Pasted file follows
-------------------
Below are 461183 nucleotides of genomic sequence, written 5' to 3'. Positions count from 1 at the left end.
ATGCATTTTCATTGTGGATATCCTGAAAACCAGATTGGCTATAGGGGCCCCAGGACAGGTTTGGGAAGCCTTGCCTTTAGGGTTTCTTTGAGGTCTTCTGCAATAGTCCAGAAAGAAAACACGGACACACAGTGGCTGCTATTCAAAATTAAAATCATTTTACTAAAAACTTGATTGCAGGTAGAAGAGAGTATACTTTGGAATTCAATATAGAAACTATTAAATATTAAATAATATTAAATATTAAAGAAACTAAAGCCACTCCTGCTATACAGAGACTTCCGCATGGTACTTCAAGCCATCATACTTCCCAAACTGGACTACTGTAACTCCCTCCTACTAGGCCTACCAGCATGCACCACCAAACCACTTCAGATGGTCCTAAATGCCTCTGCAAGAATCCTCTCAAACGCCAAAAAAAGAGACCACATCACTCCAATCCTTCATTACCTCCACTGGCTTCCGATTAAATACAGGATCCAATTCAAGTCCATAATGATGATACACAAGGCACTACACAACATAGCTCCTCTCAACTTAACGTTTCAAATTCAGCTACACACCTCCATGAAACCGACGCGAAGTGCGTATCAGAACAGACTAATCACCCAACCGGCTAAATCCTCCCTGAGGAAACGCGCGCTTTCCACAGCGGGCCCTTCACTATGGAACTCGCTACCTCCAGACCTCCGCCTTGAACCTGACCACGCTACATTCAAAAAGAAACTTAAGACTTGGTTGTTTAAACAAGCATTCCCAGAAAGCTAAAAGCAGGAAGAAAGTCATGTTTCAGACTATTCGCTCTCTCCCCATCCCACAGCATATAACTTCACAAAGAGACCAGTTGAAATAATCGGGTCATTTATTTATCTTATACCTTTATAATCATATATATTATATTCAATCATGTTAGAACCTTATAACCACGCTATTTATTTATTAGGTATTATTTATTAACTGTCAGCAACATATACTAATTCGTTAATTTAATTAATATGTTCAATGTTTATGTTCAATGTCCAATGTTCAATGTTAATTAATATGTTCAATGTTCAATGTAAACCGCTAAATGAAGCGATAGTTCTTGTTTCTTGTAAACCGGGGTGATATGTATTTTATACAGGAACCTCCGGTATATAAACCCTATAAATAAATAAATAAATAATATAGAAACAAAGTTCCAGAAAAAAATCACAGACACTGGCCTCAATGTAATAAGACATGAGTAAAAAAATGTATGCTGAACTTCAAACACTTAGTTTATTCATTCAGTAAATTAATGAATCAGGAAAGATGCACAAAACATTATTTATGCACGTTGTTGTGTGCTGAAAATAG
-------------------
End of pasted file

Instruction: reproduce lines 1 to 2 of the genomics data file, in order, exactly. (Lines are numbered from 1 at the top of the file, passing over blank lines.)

Below are 461183 nucleotides of genomic sequence, written 5' to 3'. Positions count from 1 at the left end.
ATGCATTTTCATTGTGGATATCCTGAAAACCAGATTGGCTATAGGGGCCCCAGGACAGGTTTGGGAAGCCTTGCCTTTAGGGTTTCTTTGAGGTCTTCTGCAATAGTCCAGAAAGAAAACACGGACACACAGTGGCTGCTATTCAAAATTAAAATCATTTTACTAAAAACTTGATTGCAGGTAGAAGAGAGTATACTTTGGAATTCAATATAGAAACTATTAAATATTAAATAATATTAAATATTAAAGAAACTAAAGCCACTCCTGCTATACAGAGACTTCCGCATGGTACTTCAAGCCATCATACTTCCCAAACTGGACTACTGTAACTCCCTCCTACTAGGCCTACCAGCATGCACCACCAAACCACTTCAGATGGTCCTAAATGCCTCTGCAAGAATCCTCTCAAACGCCAAAAAAAGAGACCACATCACTCCAATCCTTCATTACCTCCACTGGCTTCCGATTAAATACAGGATCCAATTCAAGTCCATAATGATGATACACAAGGCACTACACAACATAGCTCCTCTCAACTTAACGTTTCAAATTCAGCTACACACCTCCATGAAACCGACGCGAAGTGCGTATCAGAACAGACTAATCACCCAACCGGCTAAATCCTCCCTGAGGAAACGCGCGCTTTCCACAGCGGGCCCTTCACTATGGAACTCGCTACCTCCAGACCTCCGCCTTGAACCTGACCACGCTACATTCAAAAAGAAACTTAAGACTTGGTTGTTTAAACAAGCATTCCCAGAAAGCTAAAAGCAGGAAGAAAGTCATGTTTCAGACTATTCGCTCTCTCCCCATCCCACAGCATATAACTTCACAAAGAGACCAGTTGAAATAATCGGGTCATTTATTTATCTTATACCTTTATAATCATATATATTATATTCAATCATGTTAGAACCTTATAACCACGCTATTTATTTATTAGGTATTATTTATTAACTGTCAGCAACATATACTAATTCGTTAATTTAATTAATATGTTCAATGTTTATGTTCAATGTCCAATGTTCAATGTTAATTAATATGTTCAATGTTCAATGTAAACCGCTAAATGAAGCGATAGTTCTTGTTTCTTGTAAACCGGGGTGATATGTATTTTATACAGGAACCTCCGGTATATAAACCCTATAAATAAATAAATAAATAATATAGAAACAAAGTTCCAGAAAAAAATCACAGACACTGGCCTCAATGTAATAAGACATGAGTAAAAAAATGTATGCTGAACTTCAAACACTTAGTTTATTCATTCAGTAAATTAATGAATCAGGAAAGATGCACAAAACATTATTTATGCACGTTGTTGTGTGCTGAAAATAG